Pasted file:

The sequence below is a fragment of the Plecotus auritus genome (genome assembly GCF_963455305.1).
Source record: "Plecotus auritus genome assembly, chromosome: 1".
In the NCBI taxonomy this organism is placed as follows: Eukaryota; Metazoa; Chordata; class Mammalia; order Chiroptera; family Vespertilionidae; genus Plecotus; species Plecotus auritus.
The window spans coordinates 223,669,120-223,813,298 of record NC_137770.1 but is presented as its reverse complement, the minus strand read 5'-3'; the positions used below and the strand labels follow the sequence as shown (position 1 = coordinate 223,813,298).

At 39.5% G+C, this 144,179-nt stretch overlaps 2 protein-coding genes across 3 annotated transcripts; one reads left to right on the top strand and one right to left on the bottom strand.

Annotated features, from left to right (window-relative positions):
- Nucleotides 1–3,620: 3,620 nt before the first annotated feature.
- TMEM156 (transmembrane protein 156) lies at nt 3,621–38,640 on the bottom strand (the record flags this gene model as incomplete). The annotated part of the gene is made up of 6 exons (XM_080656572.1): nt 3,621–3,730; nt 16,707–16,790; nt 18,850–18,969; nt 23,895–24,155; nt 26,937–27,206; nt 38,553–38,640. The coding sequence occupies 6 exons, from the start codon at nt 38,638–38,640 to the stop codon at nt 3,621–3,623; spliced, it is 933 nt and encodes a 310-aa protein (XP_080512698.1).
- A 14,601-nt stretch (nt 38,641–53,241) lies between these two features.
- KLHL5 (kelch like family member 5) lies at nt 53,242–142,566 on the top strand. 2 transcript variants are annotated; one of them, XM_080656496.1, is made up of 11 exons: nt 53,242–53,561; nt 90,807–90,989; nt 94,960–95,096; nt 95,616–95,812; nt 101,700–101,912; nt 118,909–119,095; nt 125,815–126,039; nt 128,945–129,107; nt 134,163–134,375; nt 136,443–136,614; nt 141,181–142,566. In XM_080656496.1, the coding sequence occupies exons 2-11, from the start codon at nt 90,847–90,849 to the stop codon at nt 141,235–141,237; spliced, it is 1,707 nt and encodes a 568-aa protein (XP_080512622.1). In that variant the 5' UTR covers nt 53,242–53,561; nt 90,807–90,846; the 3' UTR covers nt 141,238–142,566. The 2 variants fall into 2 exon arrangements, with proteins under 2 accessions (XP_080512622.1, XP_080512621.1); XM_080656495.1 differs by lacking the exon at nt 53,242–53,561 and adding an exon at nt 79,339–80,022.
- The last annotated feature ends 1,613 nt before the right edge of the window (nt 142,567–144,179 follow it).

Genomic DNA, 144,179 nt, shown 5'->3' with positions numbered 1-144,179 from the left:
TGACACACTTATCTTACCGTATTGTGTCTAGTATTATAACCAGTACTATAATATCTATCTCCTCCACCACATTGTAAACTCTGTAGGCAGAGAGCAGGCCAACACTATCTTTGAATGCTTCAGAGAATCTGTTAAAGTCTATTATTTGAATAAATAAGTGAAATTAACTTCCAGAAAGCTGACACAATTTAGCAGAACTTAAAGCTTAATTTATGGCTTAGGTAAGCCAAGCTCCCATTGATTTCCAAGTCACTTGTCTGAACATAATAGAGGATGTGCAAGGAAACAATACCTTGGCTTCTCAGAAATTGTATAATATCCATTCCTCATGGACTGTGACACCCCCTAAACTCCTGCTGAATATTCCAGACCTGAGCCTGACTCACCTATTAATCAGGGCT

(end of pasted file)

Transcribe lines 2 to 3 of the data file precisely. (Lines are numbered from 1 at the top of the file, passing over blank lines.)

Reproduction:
Source record: "Plecotus auritus genome assembly, chromosome: 1".
In the NCBI taxonomy this organism is placed as follows: Eukaryota; Metazoa; Chordata; class Mammalia; order Chiroptera; family Vespertilionidae; genus Plecotus; species Plecotus auritus.